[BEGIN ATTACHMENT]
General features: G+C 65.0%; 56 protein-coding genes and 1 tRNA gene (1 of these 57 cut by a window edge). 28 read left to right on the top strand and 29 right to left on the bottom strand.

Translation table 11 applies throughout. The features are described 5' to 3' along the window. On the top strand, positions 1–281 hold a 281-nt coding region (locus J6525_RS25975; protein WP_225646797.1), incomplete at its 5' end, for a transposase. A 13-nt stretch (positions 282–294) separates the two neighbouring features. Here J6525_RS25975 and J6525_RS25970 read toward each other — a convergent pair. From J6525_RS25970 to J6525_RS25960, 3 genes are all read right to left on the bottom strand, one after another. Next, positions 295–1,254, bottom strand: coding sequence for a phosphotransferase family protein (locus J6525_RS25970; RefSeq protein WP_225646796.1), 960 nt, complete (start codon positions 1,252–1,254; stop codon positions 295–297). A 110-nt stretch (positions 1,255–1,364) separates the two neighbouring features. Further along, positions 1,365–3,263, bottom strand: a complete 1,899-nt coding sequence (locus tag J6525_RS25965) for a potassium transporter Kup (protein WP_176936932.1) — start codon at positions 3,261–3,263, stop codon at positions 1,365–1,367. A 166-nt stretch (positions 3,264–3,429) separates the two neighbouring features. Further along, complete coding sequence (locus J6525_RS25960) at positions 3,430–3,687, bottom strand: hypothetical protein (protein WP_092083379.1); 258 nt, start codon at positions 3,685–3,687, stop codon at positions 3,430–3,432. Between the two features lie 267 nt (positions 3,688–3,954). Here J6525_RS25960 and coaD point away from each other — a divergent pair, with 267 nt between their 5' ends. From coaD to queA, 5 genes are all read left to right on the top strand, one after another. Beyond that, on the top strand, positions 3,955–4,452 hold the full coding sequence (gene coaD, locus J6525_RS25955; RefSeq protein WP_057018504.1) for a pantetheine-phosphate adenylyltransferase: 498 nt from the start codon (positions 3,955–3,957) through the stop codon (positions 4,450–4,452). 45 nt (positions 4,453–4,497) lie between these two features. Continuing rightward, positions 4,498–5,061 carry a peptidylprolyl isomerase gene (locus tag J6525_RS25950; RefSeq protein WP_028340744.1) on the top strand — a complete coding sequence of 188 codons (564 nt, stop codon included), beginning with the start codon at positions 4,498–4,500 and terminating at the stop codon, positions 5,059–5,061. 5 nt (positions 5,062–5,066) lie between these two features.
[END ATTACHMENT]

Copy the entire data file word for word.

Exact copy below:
General features: G+C 65.0%; 56 protein-coding genes and 1 tRNA gene (1 of these 57 cut by a window edge). 28 read left to right on the top strand and 29 right to left on the bottom strand.

Translation table 11 applies throughout. The features are described 5' to 3' along the window. On the top strand, positions 1–281 hold a 281-nt coding region (locus J6525_RS25975; protein WP_225646797.1), incomplete at its 5' end, for a transposase. A 13-nt stretch (positions 282–294) separates the two neighbouring features. Here J6525_RS25975 and J6525_RS25970 read toward each other — a convergent pair. From J6525_RS25970 to J6525_RS25960, 3 genes are all read right to left on the bottom strand, one after another. Next, positions 295–1,254, bottom strand: coding sequence for a phosphotransferase family protein (locus J6525_RS25970; RefSeq protein WP_225646796.1), 960 nt, complete (start codon positions 1,252–1,254; stop codon positions 295–297). A 110-nt stretch (positions 1,255–1,364) separates the two neighbouring features. Further along, positions 1,365–3,263, bottom strand: a complete 1,899-nt coding sequence (locus tag J6525_RS25965) for a potassium transporter Kup (protein WP_176936932.1) — start codon at positions 3,261–3,263, stop codon at positions 1,365–1,367. A 166-nt stretch (positions 3,264–3,429) separates the two neighbouring features. Further along, complete coding sequence (locus J6525_RS25960) at positions 3,430–3,687, bottom strand: hypothetical protein (protein WP_092083379.1); 258 nt, start codon at positions 3,685–3,687, stop codon at positions 3,430–3,432. Between the two features lie 267 nt (positions 3,688–3,954). Here J6525_RS25960 and coaD point away from each other — a divergent pair, with 267 nt between their 5' ends. From coaD to queA, 5 genes are all read left to right on the top strand, one after another. Beyond that, on the top strand, positions 3,955–4,452 hold the full coding sequence (gene coaD, locus J6525_RS25955; RefSeq protein WP_057018504.1) for a pantetheine-phosphate adenylyltransferase: 498 nt from the start codon (positions 3,955–3,957) through the stop codon (positions 4,450–4,452). 45 nt (positions 4,453–4,497) lie between these two features. Continuing rightward, positions 4,498–5,061 carry a peptidylprolyl isomerase gene (locus tag J6525_RS25950; RefSeq protein WP_028340744.1) on the top strand — a complete coding sequence of 188 codons (564 nt, stop codon included), beginning with the start codon at positions 4,498–4,500 and terminating at the stop codon, positions 5,059–5,061. 5 nt (positions 5,062–5,066) lie between these two features.